“We wanted people to be active in this space, so we located the stairs in the middle of the building between the waiting areas so the circulation essentially runs into them—you can’t miss them! Although it’s intuitive for users, their placement wasn’t an easy thing to execute while we were developing bubble diagrams and determining where to locate them. However, it ended up being a fun exercise from a planning perspective, and the middle of the building really worked in terms of both aesthetics and promoting activity.”
The MOB’s clinics are arranged sequentially within the building perimeter, connected by a well-defined public spine that links the entrance, the clinics, the waiting areas and vertical circulation. The clinic design encourages communication by grouping the physicians’ offices and nurse stations into an open, collaborative hub at the back of the clinic.
Exam rooms are fully templated so staff can easily flex between departments as demand rises and ebbs. The standardized clinic design allows the building to accommodate brand-new modalities into the existing spaces without renovation. Even the walls are demountable to ensure the facility is flexible for Kaiser Permanente’s future needs.
“The integration of DIRTT demountable walls was key in supporting communication and collaboration,” says project coordinator and interior designer Deanna Kamal. “It allowed us to keep the walls in the nurse station a lot lower, providing staff with a clear line of site to one another.”
By locating the staff and materials corridor along the back of the clinics, the back-of-house flow of materials, technicians, and doctors was removed from public view.
“The onstage and offstage clinical functions are separated so that the member experience is visually decluttered,” notes Hoal. “It creates a more calming and quieter environment in which visitors aren’t exposed to unnecessary back-of-house activity, such as someone wheeling a dolly full of stethoscopes to the materials closet.”
The design encourages communication between healthcare providers by arranging offices and nurse workstations around an open, collaborative hub.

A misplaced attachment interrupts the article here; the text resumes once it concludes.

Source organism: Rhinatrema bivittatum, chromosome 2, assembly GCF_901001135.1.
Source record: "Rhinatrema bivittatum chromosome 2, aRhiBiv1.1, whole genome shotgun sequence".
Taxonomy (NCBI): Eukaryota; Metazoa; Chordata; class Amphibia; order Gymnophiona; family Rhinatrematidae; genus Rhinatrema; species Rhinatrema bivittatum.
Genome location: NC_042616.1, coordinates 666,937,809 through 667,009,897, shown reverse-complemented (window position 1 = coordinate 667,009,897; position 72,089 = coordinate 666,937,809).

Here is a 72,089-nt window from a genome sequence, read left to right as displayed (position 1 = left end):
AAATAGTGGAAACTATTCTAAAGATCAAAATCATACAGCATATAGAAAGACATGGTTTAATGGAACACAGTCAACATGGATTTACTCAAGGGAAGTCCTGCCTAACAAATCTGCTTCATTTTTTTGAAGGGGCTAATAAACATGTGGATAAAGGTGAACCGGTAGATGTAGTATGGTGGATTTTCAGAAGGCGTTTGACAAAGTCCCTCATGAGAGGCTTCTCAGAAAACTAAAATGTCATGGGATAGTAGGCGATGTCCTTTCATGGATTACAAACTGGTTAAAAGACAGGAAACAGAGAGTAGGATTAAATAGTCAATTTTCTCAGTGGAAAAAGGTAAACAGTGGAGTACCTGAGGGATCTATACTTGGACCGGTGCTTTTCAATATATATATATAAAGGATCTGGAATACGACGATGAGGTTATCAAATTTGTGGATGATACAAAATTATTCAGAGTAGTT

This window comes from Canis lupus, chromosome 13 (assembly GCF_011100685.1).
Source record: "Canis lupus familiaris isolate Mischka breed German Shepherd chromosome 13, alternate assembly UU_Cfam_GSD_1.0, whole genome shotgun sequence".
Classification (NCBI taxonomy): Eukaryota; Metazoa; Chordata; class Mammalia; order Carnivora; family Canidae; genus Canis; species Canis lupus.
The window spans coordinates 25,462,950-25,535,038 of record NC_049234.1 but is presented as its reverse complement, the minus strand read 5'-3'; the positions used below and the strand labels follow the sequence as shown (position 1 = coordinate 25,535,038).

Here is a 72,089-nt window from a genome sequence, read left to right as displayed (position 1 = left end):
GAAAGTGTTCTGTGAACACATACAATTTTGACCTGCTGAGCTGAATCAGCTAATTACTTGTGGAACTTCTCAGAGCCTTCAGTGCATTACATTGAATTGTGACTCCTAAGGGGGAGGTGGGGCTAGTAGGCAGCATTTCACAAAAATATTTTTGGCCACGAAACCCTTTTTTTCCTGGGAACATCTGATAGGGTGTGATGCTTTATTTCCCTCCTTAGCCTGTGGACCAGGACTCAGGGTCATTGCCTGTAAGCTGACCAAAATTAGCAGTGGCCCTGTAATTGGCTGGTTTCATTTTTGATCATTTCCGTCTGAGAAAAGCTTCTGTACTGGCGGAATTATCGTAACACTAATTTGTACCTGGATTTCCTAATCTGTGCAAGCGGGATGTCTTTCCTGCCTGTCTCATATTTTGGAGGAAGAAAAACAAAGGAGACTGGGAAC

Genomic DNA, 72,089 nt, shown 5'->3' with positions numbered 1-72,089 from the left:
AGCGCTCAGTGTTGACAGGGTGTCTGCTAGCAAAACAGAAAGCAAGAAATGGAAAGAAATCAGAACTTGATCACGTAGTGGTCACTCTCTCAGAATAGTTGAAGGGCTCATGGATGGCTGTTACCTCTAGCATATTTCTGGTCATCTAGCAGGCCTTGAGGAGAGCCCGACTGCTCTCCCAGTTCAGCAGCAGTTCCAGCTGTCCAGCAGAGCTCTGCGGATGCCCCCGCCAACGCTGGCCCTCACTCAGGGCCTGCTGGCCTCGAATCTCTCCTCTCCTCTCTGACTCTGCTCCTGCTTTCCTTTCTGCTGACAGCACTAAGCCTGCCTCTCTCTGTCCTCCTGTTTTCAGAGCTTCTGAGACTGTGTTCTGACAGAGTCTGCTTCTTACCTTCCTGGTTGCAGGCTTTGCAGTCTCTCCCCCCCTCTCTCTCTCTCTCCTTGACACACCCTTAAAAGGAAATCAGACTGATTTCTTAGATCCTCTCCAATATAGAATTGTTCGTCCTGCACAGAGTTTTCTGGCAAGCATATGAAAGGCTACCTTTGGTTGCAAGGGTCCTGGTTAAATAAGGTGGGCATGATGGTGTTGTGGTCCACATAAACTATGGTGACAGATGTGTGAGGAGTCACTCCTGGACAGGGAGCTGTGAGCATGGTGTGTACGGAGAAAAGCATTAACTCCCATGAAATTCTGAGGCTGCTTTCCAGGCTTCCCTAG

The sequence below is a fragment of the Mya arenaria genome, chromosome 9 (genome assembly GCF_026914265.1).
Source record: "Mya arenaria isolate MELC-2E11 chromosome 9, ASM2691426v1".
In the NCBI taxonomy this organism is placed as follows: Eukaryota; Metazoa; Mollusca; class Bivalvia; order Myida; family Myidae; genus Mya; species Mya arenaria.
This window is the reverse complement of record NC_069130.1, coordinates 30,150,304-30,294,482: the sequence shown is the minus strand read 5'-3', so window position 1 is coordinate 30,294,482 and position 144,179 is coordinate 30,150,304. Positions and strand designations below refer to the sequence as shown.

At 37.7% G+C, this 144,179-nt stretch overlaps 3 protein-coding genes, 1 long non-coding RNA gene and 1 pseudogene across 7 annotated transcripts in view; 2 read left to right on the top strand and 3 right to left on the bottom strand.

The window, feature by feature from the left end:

Serving Kaiser Permanente Members Old & New
Offering a wide range of specialty clinical services, including adult primary care, family practice, behavioral health, imaging, OB-GYN and optometry, Kaiser Permanente Haymarket Crossroads Medical Center is now bringing high-quality, integrated healthcare to more than 7,000 Kaiser Permanente members in the Prince William County area while attracting new members to the system. Notable for its sustainable strategies and the use of clinic standardization practices, the medical center is on track for LEED CI certification.
Due to the success of this project as well as others for the client, Gresham Smith was selected to participate in Kaiser Permanente’s “Center of Excellence” program with the purpose of driving the AEC industry forward in developing a kit-of-parts construction process for healthcare architecture.
“Kaiser Permanente is one of our most valued longstanding healthcare clients,” concludes senior engineer John Horst. “They not only have a strong brand sense but also an uncompromising set of standards when it comes to design and sustainability. All of these things are intended to deliver the highest quality healthcare. With this project, as with our previous work for the client, our job was to create the spaces in which this can happen. For me and others on the project team, our careers at Gresham Smith have been defined by the work we’ve done for Kaiser Permanente.”
“With Gresham Smith, we were able to work collectively with the developer and seamlessly go from the developer build turnover of the core and shell to the interior buildout. At the end of the day, by working with Gresham Smith, we were able to come in well under budget for this project. ”
—Dustin Warf, Project Manager, Kaiser Permanente National Facilities Services